Lynching photo advertised in order to urge people to vote

In Indianapolis, Washington, a controversial photo has been used to urge people to vote. However, the picture has sparked a lot of controversy. The sign is in front of Greater St. Mark Missionary Baptist Church. The sign says, “Vote”, but one side of the sign shows slaves in chains with wording beneath the picture stating, “Lest we forget.” The other side of the sign shows a picture of the lynching of two black men in the 1930’s. Pastor of the church, Pastor Joy Thornton, is supporting the sign and put the sign up himself, stating that, “It’s to let people know there’s been a price paid for the privilege of voting.” Full article: http://www.wishtv.com/dpp/news/local/marion_county/pastor-lynching-photo-shown-to-urge-people-to-vote?hpt=us_bn9

Civil Rights have changed since 1964 because of crimes such as the one committed above. Namely, two major laws have come into effect to give aggrieved persons a recourse for their injuries and sue the wrong-doer. In 1964, Title VII of the Civil Rights Act was enacted to prohibit discrimination on the basis of race, color, religion, sex or national origin in the workplace and in society in general. Then in 2000, the Hate Crimes Act of 2000 was enacted by NY, in which a person commits a hate crime when he or she commits a specified offense and either:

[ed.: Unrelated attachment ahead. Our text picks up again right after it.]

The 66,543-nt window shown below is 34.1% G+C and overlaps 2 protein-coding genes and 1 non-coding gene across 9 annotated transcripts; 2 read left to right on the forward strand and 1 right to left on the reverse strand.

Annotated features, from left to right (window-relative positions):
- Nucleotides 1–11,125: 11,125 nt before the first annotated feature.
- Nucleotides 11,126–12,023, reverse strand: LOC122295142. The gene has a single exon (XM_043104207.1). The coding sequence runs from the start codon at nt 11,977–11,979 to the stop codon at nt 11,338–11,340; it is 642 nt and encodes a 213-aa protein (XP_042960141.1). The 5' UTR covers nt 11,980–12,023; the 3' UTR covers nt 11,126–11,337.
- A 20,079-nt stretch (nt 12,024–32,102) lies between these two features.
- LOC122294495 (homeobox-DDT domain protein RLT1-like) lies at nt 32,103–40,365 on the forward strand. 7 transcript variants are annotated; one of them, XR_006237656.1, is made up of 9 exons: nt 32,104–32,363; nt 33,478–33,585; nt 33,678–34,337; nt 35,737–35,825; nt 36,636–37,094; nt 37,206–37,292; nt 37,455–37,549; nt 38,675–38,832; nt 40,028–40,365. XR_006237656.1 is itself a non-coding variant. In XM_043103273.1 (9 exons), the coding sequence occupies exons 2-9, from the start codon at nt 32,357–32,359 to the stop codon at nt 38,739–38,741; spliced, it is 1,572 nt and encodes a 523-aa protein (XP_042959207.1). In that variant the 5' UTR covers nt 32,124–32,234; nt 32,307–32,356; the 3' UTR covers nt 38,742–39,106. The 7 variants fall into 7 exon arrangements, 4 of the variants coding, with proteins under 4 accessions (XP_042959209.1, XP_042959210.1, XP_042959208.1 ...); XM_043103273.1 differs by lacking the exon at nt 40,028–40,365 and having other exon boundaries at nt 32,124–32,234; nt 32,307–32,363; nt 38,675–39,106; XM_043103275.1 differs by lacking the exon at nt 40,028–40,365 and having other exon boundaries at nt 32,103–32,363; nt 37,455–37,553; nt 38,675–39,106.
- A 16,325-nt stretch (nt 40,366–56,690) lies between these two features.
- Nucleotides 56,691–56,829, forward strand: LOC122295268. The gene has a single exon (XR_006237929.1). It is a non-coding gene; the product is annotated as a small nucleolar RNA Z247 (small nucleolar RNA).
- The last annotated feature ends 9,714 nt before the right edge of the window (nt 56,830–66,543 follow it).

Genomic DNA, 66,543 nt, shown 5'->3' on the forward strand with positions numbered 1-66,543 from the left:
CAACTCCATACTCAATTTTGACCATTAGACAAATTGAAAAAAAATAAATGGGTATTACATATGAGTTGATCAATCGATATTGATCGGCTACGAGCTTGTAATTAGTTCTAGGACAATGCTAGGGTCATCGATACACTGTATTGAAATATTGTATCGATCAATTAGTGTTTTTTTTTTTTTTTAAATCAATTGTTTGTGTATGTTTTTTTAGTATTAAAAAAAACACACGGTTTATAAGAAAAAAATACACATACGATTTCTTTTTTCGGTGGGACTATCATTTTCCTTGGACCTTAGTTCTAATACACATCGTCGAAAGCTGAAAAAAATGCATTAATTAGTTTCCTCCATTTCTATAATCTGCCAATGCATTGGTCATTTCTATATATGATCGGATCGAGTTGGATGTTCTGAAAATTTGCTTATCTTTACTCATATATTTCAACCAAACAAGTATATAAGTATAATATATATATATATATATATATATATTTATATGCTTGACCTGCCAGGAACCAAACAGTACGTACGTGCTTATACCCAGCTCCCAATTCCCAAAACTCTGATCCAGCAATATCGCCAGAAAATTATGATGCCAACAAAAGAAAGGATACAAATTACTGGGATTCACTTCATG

1. intentionally selects the person against whom the offense is
    committed or intended to be committed because of a belief or perception regarding the race, color, national origin, ancestry, gender, religion, religious practice, age, disability or sexual orientation of a person, regardless of whether the belief or perception is correct, or
  2. intentionally commits the act or acts constituting the offense because of a belief or perception regarding
    the same reasons listed in section (a) above.

See: http://criminaljustice.state.ny.us/legalservices/ch107_hate_crimes_2000.htm

Leeds Brown Law PC focuses a large amount of its practice to Discrimination law. For more information, contact Leeds Brown Law PC at 1-800-585-4658 for a free consultation.